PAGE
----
There had been a time when people knew that before being ripped away and becoming the land of shadows, dreams, and the abode of immortality, the Moon was home. People said that in her heavy metal core, a remembering of love had made her stay. And in the dark nights, the Moon reminded them of witnessing. But now, she was no longer Selene, Hecate, or Tsukuyomi-no-Mikoto. A Goddess or a God they sang about. The Moon had ceased to be a deity.
The first mission was named Hunter’s Moon, like the full Moon of October. People hardly noticed the sky turning red as hundreds of space shuttles travelled nonstop like flaming spears hurled at prey. For a long while, it seemed as if it was raining upward. But people had stopped looking at the Moon: everyone had their eyes fixed on smaller objects that reflected another kind of light.
The first headlines read: The Moon is made of riches.
In less than a month, all the spacecraft had landed on the Moon and hatched like eggs, pouring their heavy machinery onto her regolith blanket. From the ground, they looked like tiny black dots like those of a strawberry, when in fact they were scraping and gnawing at the Moon’s skin like worms at the pulp of a fruit. Some people tried to say, what about the pregnant women, and the tides, and the poets, to which the majority replied, what about them. Earth’s womb was already empty and cold—she had become motherless. And as the factories kept fattening, the Moon thinned.
The headlines read: The Moon is made of bones.
No one dared to describe the Moon’s new shape or admit she no longer had one. Still, the mining continued to work its way through her bones, crushing and devouring all the way to the core. And it was not a song or a poem that awakened the Moon: it was the first drill that pierced her heart. The Moon awoke, stretching her wounded limbs and emitting a sound that was an animal sound that was a wail that was pain.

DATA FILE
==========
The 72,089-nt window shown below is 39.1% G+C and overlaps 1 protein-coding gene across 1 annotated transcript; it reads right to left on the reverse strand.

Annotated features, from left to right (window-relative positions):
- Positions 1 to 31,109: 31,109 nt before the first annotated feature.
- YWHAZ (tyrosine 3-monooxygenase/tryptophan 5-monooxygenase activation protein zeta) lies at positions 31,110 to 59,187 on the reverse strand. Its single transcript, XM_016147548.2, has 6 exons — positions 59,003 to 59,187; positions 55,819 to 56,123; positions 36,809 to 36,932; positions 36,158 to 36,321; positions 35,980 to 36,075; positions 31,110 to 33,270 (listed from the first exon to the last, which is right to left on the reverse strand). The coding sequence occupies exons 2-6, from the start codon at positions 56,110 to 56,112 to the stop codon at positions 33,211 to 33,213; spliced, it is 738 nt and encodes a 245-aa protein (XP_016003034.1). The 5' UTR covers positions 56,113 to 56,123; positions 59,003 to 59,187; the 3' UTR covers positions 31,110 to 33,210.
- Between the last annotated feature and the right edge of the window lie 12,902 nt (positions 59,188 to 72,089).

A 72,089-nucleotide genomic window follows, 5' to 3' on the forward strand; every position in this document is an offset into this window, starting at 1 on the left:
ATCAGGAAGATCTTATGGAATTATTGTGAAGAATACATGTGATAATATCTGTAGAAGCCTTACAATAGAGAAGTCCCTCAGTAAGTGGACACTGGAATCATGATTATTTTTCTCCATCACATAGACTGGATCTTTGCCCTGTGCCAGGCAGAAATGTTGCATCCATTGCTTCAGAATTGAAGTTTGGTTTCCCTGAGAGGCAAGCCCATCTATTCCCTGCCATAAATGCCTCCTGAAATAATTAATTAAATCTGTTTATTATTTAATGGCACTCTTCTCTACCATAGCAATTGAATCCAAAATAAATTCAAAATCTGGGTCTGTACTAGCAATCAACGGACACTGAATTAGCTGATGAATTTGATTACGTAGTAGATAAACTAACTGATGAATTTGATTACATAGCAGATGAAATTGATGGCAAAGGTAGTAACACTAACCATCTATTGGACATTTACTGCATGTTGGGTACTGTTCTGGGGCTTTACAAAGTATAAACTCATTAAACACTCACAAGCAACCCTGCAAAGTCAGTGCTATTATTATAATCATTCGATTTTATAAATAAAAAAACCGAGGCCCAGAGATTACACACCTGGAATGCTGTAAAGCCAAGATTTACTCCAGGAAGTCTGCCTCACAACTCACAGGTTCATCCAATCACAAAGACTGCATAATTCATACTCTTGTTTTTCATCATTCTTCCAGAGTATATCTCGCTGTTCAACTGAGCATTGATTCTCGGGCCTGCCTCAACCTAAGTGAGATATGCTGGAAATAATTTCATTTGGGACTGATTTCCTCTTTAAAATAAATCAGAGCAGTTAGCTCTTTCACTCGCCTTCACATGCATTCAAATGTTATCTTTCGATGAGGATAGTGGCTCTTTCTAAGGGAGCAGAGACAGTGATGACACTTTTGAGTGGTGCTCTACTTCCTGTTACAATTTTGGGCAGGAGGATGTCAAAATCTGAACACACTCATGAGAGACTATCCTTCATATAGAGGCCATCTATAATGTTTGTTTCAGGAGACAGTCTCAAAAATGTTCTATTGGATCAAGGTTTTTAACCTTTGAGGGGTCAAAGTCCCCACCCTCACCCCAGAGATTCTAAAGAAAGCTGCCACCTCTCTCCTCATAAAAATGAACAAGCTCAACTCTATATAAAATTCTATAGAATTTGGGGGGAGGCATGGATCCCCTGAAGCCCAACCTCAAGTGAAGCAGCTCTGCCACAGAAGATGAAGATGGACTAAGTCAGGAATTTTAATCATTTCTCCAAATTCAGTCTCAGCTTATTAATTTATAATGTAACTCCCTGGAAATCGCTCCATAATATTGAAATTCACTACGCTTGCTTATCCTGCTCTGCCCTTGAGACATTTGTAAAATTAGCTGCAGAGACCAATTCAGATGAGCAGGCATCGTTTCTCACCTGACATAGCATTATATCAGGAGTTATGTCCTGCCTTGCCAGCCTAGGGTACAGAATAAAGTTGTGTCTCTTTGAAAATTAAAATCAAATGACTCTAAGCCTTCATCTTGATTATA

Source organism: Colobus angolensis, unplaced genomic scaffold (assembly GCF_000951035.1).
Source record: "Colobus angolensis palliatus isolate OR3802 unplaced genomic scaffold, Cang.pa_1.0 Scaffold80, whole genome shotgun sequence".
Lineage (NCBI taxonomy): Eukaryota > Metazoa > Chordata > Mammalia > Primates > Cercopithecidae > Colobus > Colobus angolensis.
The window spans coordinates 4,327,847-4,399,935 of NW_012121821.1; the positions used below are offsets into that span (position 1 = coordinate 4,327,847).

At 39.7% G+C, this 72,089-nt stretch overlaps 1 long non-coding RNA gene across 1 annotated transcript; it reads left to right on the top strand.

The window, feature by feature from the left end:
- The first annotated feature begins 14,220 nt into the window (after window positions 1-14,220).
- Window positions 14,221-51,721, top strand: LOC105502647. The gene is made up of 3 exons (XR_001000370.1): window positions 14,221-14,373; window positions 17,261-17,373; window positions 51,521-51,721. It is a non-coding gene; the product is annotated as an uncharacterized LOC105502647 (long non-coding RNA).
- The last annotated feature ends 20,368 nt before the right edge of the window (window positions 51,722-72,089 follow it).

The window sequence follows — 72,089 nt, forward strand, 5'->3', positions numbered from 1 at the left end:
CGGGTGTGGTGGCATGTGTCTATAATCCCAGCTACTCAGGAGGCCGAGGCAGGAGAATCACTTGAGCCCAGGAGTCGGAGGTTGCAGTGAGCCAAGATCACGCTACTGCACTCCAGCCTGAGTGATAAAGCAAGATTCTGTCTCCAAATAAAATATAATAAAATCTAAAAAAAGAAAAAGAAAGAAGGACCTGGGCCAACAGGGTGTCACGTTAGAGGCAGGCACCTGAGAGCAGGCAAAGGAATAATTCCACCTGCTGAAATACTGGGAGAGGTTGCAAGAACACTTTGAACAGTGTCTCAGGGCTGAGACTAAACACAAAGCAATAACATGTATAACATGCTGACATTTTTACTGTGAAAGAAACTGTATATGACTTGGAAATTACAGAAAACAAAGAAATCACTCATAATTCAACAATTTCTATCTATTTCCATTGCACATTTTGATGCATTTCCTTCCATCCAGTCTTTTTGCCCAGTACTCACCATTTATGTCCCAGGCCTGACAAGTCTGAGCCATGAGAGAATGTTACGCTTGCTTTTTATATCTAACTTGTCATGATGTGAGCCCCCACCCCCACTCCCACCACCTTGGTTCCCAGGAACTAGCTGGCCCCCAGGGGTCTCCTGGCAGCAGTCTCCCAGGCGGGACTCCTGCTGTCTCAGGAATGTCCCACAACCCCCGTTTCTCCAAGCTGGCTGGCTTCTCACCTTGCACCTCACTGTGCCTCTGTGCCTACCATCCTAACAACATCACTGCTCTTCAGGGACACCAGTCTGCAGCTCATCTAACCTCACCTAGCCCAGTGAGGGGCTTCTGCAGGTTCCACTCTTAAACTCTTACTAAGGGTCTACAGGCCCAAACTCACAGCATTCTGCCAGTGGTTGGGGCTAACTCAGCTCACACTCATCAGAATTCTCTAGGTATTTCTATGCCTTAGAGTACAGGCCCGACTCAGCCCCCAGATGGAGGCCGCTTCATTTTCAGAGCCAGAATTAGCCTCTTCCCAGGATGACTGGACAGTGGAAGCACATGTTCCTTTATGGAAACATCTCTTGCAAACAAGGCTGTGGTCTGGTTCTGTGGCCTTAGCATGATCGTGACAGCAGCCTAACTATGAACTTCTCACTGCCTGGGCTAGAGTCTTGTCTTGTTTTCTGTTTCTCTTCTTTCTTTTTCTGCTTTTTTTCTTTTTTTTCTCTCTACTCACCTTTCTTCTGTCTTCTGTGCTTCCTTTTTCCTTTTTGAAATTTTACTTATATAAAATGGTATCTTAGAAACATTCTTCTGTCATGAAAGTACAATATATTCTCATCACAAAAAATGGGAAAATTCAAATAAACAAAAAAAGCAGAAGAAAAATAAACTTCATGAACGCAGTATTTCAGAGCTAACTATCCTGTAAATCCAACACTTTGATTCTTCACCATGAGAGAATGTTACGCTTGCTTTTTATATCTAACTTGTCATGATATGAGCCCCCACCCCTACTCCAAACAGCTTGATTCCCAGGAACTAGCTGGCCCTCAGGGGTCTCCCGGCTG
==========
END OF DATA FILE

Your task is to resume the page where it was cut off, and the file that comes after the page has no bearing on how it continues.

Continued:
One could say that the Moon was angry, truth is she was ravenous. At first, she swallowed the warehouses, the cranes and the drills until everything human-made was gone. Then, like a dragon at the threshold of a village, she demanded more. And people sacrificed what they valued least.
Birds – owls, crows and magpies – were the first to be yielded to the Moon. Then it was the turn of wolves and beavers, of the sinuous snakes and tiny snails. And because the withered soil could not house their roots, people eventually sacrificed the remaining trees. And as the Moon swallowed all, people felt assured and relieved, at least it’s not us.
The headlines read: The Moon is made of fur and feathers and pine needles.
The more the Moon swallowed, the more she grew and demanded. When nothing was left for the Moon to eat, people grew afraid and started to gather water from the shallow lakes, the bare rivers and the warm seas to placate her hunger. And the water fell on the Moon, replacing her grey blanket that had been ripped off by the machines.
The last headlines read: The Moon is blue: it resembles something we once had.
On the last day, when people realized that all that remained was them standing on the dusty, rocky ground, they heard the last sound of the Moon.
Some thought it was the sound of a myriad of feet stamping on the ground on all fours. Others thought it was the flapping of wings, the cawing of crows, the movement of the snail on the ground—of a crab on the sand. The wind rustling through the leaves, the waves crashing on the rocks.
Some said it was a laugh of joy. Some said it was a cry. Or perhaps it was simply life.
Then all went quiet as the Moon crouched on her hind legs and, with a leap, jumped into the void, slipping away like a fox.
And now, during the moonless nights, people beg the vastness of the sky to tell them where their home rises—but all they hear is the echo that carries the question back to them.
Gessica Sakamoto Martini
Gessica Sakamoto Martini (she/her) holds a PhD in Evolutionary Anthropology from Durham University (UK), where she studied the evolution of Cinderella. Her work has been published in Corvid Queen and featured in Alternative Stories & Fake Realities podcast. She can be found on Twitter at @GJMartini talking about folklore and fairytales symbolism. She is currently based in Italy.